on the request of a person claiming that the judgment infringes his or her parental responsibility, the judgment was issued without this person having been given an opportunity to be heard.

Enforcement

A judgment on the exercise of parental responsibility enforceable in the EU country where it was issued can be enforced in another EU country when it has been declared enforceable there at the request of any interested party. However, no declaration is required for judgments granting rights of access or concerning the return of a child that have been certified by the original judge in accordance with the Regulation.

Cooperation between central authorities in parental responsibility cases

Each EU country designates a central authority (or more than one) whose duties include:

helping parents seeking the return of a child abducted by another parent and taken to another EU country

promoting information-sharing on national law and procedures;

helping courts communicate with each other

helping parents or guardians seeking to recognise and enforce decisions

seeking to resolve disagreements between parents or guardians through alternative means such as mediation.

Central authorities meet regularly as members of the European Judicial Network in civil and commercial matters.

Existing agreements

As a general rule, this regulation replaces existing conventions on the same matters involving 2 or more EU countries. In relations between EU countries, it takes precedence over certain multilateral conventions:

1961 Hague Convention (law applicable to protection of minors)

1967 Luxembourg Convention (recognition of decisions on marriage);

1970 Hague Convention (recognition of divorces)

1980 European Convention (custody of children)

1980 Hague Convention (civil aspects of international child abduction).

With regard to the Hague Convention of 19 October 1996 on parental responsibility and measures for the protection of children, the regulation is fully applicable if the child normally lives in an EU country.

Exemptions and special provisions

Denmark is not a party to the Regulation and is therefore not bound by it.

Special provisions are applicable to:

the relations of Finland and Sweden with Denmark, Iceland and Norway as regards the application of the Nordic Marriage Convention of 6 February 1931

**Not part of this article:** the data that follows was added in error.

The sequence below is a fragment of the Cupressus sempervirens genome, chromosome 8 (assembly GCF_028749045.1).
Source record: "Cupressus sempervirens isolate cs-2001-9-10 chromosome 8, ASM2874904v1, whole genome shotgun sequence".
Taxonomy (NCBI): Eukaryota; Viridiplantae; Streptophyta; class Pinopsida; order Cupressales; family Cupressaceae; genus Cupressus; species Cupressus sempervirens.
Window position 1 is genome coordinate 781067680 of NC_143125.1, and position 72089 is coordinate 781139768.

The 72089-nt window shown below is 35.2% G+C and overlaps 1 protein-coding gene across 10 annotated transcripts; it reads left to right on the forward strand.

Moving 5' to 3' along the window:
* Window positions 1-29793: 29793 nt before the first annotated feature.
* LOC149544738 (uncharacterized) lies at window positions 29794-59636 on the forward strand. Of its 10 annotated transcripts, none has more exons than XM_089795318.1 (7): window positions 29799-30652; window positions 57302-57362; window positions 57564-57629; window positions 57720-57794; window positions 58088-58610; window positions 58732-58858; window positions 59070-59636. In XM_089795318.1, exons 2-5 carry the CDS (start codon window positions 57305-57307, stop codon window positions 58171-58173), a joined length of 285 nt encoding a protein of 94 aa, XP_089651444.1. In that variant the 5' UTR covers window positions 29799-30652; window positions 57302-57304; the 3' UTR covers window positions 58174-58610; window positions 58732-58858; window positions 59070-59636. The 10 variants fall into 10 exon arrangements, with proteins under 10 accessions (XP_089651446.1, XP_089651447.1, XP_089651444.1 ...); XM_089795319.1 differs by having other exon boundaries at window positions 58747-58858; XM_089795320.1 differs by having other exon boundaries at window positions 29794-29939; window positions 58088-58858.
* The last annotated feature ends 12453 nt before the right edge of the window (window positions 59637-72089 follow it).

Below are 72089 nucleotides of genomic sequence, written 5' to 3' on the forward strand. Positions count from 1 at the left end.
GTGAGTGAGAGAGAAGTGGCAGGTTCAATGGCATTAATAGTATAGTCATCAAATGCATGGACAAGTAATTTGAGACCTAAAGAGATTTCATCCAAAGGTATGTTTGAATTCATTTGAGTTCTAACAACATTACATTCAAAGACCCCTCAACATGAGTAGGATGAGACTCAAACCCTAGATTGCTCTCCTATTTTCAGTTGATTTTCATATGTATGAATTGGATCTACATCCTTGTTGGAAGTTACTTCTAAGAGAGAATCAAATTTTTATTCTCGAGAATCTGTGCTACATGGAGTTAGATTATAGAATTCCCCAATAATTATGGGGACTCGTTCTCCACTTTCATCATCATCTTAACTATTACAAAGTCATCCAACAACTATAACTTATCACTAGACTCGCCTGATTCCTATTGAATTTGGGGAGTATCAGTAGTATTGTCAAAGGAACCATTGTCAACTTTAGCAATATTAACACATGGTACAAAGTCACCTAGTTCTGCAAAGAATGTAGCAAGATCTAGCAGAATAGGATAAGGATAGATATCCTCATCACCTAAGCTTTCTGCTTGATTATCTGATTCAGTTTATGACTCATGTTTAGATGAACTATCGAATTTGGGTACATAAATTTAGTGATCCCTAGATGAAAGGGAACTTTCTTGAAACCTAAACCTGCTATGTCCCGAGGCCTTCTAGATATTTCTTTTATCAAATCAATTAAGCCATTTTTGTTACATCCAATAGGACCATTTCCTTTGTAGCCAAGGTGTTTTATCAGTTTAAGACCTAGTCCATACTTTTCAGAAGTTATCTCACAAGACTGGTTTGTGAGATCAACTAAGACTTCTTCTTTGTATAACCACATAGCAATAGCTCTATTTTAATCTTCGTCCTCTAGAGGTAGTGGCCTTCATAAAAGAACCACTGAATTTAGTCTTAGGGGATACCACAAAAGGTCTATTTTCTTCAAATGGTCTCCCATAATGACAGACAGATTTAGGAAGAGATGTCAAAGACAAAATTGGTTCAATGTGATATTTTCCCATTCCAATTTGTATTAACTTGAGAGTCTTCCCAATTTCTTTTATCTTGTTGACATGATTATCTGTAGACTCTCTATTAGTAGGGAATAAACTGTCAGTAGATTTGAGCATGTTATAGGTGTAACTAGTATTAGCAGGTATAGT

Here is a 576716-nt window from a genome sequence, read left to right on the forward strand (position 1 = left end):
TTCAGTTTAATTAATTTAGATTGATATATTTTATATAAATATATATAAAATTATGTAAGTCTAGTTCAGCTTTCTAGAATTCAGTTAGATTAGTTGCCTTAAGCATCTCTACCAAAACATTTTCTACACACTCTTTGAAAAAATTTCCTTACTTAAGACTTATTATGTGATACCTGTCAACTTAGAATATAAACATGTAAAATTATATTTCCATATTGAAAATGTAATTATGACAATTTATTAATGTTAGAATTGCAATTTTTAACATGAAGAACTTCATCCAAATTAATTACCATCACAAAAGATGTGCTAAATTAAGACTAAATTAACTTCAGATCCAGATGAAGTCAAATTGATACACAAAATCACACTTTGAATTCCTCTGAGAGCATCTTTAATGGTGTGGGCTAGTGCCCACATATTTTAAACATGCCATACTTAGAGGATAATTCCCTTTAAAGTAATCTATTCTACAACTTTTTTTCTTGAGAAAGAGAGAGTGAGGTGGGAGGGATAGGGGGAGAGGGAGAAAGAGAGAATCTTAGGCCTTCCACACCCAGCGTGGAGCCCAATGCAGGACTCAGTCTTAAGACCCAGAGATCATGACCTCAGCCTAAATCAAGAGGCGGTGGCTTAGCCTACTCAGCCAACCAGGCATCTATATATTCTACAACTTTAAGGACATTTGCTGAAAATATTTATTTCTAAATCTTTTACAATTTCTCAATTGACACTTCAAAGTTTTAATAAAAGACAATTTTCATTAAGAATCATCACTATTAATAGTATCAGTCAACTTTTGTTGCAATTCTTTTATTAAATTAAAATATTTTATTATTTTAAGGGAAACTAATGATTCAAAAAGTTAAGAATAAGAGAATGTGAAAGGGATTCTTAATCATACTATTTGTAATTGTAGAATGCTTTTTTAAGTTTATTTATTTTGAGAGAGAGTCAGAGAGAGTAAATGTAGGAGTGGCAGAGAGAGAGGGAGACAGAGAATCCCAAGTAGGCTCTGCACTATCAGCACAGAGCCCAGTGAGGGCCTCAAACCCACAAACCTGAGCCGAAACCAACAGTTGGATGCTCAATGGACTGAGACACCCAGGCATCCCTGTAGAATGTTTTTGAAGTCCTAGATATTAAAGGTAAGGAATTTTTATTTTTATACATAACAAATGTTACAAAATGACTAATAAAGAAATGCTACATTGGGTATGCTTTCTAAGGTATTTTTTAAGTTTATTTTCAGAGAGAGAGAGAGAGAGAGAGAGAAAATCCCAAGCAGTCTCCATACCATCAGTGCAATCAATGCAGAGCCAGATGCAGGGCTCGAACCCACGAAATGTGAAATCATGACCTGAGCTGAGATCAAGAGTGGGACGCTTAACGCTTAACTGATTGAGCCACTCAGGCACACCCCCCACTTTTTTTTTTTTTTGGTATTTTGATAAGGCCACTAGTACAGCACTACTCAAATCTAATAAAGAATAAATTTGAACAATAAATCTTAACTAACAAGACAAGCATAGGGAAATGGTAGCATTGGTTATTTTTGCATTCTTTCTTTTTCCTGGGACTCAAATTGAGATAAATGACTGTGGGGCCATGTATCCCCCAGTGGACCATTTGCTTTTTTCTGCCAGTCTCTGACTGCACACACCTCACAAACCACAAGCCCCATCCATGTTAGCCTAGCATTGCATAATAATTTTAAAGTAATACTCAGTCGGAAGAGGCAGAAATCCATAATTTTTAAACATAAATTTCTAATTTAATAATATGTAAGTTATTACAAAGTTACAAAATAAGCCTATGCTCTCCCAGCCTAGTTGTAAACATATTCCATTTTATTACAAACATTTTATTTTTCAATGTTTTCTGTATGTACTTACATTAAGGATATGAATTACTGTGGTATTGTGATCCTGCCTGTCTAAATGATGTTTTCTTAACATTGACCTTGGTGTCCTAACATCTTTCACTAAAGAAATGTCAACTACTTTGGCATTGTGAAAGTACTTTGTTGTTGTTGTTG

relations between the Holy See and Portugal, Italy, Spain and Malta.

More information:

ACT

Council Regulation (EC) No 2201/2003 of 27 November 2003 concerning jurisdiction and the recognition and enforcement of judgments in matrimonial matters and the matters of parental responsibility, repealing Regulation (EC) No 1347/2000

REFERENCES

Act

Entry into force

Deadline for transposition in the Member States

Official Journal

Regulation (EC) No 2201/2003

1.8.2004

-

OJ L 338, 23.12.2003, pp. 1-29

Amending act(s)

Entry into force

Deadline for transposition in the Member States

Official Journal

Regulation (EC) No 2116/2004

3.1.2005

-

OJ L 367, 14.12.2004, pp. 1-2

RELATED ACTS

Council Decision 2010/405/EU of 12 July 2010 authorising enhanced cooperation in the area of the law applicable to divorce and legal separation (Official Journal L 189, 22.7.2010, pp. 12-13)

Council Regulation (EU) No 1259/2010 of 20 December 2010 implementing enhanced cooperation in the area of the law applicable to divorce and legal separation (Official Journal L 343, 29.12.2010, pp. 10-16)

Commission Decision 2012/714/EU of 21 November 2012 confirming the participation of Lithuania in enhanced cooperation in the area of the law applicable to divorce and legal separation (OJ L 323, 22.11.2012, pp. 18-19)

Commission Decision 2014/39/EU of 27 January 2014 confirming the participation of Greece in enhanced cooperation in the area of the law applicable to divorce and legal separation (OJ L 23, 28.1.2014, pp. 41-42)

last update 24.09.2015